Santa Barbara Botanic Garden’s Backcountry Receives Professional Design Award from American Society of Landscape Architects

Santa Barbara Botanic Garden and BrightView Design Group have been recognized with an Honor Award from the American Society of Landscape Architects (ASLA) Colorado Chapter for the design of Backcountry, an innovative 4.5-acre garden that encourages self-directed, unstructured nature exploration for children.

This was one of only two Honor Awards given by the Colorado chapter of ASLA in 2023, which is second only to the President’s Award. It was given for “superior professional accomplishment in a site-specific work with a construction budget of over $500,000.” The award was presented to Denver-based BrightView Design Group on August 21, 2023.

“This was a design-build project, so from the very beginning the design process was a partnership between BrightView and the Garden,” said Garden Executive Director Steve Windhager, Ph.D. “Our goal was to create an area for the unstructured, child-determined experiences that are important for not only child development, but for building an appreciation of the natural world.”

Backcountry opened in June 2022 after a two-year process and a $4 million budget, including a $2.5 million endowment to ensure staffing and upkeep in perpetuity. It is designed for all visitors, but particularly ages five to 13, to pursue nature play – climb on fallen trees, rock-hop, build forts out of natural materials, and explore a variety of ecosystems including sunny meadows, shaded creek sides, wooded hills, and more. At least 15 inches of fall-safe mulch is distributed to cushion beneath any climbing feature more than two-and-a-half-feet tall.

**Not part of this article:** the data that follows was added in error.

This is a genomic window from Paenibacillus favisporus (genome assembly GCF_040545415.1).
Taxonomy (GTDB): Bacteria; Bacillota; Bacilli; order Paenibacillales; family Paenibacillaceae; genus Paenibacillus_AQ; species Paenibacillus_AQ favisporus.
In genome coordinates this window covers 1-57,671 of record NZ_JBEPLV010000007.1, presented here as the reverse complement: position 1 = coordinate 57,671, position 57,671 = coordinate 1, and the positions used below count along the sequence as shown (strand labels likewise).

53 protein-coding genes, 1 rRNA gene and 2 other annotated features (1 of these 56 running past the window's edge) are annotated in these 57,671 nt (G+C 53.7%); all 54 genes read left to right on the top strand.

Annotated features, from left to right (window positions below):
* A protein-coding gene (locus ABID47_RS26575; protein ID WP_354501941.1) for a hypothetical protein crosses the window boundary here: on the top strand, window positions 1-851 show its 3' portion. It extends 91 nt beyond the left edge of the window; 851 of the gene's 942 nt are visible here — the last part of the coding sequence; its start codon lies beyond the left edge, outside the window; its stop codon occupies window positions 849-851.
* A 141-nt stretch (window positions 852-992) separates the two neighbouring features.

“Creating an escalating sense of immersion in nature, disrupting traditional use patterns, and incorporating multiple decision points for route and difficulty are key factors in the design of Backcountry Garden,” said Kurt Buxton, BrightView Design Group vice president. “Children can choose the obvious path forward or explore routes threading through trees and undergrowth, balancing and hopping on fallen logs, scrambling across rocks or ducking under limbs to rejoin the adults.”

The design also included locations for five “Casitas,” temporary outdoor playhouses built of natural materials, which were selected through a design competition. Children can pretend to be bees while crawling through a human-scaled pollinator home, or climb to the Backcountry’s highest point to navigate rope bridges to enter the “Raptor’s Perch.”


Backcountry Sponsors

Backcountry was completed thanks to generous contributions of founding donors. For a complete list, please visit:

Trailblazer ($500,000+): Kirby Jones Foundation and Steinmetz Foundation

Explorer ($100,000 – $249,000): Adams Legacy Foundation, Anonymous, Ann Jackson Family Foundation, Cabana Fund, Gerry and Bobbie Rubin, Hind Foundation, Hutton Parker Foundation,

Jacqueline and Jeff Schaffer, Mericos Foundation, Raintree Foundation, Sharon and David Bradford, and The Godric Foundation

Pathfinder ($50,000 – $99,000): Anonymous, Carolyn Kincaid, John C. Mithun Foundation,

John Mike and Marcia Cohen, Judith Stapelmann Fund, Manitou Fund, Mark Funk and Jim Owens, Mithun Family Foundation, Mosher Foundation, Peter Schuyler and Lisa Stratton;

The Robinson Foundation, and Valerie Hoffman


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